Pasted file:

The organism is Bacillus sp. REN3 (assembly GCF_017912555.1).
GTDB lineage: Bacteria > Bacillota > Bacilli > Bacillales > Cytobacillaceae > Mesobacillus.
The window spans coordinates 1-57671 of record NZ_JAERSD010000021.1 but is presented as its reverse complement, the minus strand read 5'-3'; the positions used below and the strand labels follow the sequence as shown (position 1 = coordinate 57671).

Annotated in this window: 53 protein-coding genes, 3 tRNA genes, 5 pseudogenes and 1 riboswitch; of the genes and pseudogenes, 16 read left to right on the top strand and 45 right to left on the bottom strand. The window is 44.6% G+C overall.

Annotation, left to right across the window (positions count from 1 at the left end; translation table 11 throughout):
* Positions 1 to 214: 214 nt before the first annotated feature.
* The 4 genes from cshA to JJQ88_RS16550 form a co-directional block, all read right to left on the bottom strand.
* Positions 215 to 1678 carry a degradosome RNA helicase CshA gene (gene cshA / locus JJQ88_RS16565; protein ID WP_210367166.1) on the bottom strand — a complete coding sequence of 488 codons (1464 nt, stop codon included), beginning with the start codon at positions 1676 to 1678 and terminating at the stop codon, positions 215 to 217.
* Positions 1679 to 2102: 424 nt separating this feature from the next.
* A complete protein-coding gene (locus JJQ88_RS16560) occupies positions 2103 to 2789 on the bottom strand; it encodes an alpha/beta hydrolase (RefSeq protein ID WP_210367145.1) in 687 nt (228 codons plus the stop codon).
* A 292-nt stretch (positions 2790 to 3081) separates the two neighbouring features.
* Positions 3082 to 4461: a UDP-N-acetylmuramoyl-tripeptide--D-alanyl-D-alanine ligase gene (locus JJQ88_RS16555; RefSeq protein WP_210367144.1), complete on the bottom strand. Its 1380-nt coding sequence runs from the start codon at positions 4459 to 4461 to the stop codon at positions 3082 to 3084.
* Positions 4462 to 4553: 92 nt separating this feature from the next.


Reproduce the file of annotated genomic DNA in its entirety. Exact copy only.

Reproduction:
The organism is Bacillus sp. REN3 (assembly GCF_017912555.1).
GTDB lineage: Bacteria > Bacillota > Bacilli > Bacillales > Cytobacillaceae > Mesobacillus.
The window spans coordinates 1-57671 of record NZ_JAERSD010000021.1 but is presented as its reverse complement, the minus strand read 5'-3'; the positions used below and the strand labels follow the sequence as shown (position 1 = coordinate 57671).

Annotated in this window: 53 protein-coding genes, 3 tRNA genes, 5 pseudogenes and 1 riboswitch; of the genes and pseudogenes, 16 read left to right on the top strand and 45 right to left on the bottom strand. The window is 44.6% G+C overall.

Annotation, left to right across the window (positions count from 1 at the left end; translation table 11 throughout):
* Positions 1 to 214: 214 nt before the first annotated feature.
* The 4 genes from cshA to JJQ88_RS16550 form a co-directional block, all read right to left on the bottom strand.
* Positions 215 to 1678 carry a degradosome RNA helicase CshA gene (gene cshA / locus JJQ88_RS16565; protein ID WP_210367166.1) on the bottom strand — a complete coding sequence of 488 codons (1464 nt, stop codon included), beginning with the start codon at positions 1676 to 1678 and terminating at the stop codon, positions 215 to 217.
* Positions 1679 to 2102: 424 nt separating this feature from the next.
* A complete protein-coding gene (locus JJQ88_RS16560) occupies positions 2103 to 2789 on the bottom strand; it encodes an alpha/beta hydrolase (RefSeq protein ID WP_210367145.1) in 687 nt (228 codons plus the stop codon).
* A 292-nt stretch (positions 2790 to 3081) separates the two neighbouring features.
* Positions 3082 to 4461: a UDP-N-acetylmuramoyl-tripeptide--D-alanyl-D-alanine ligase gene (locus JJQ88_RS16555; RefSeq protein WP_210367144.1), complete on the bottom strand. Its 1380-nt coding sequence runs from the start codon at positions 4459 to 4461 to the stop codon at positions 3082 to 3084.
* Positions 4462 to 4553: 92 nt separating this feature from the next.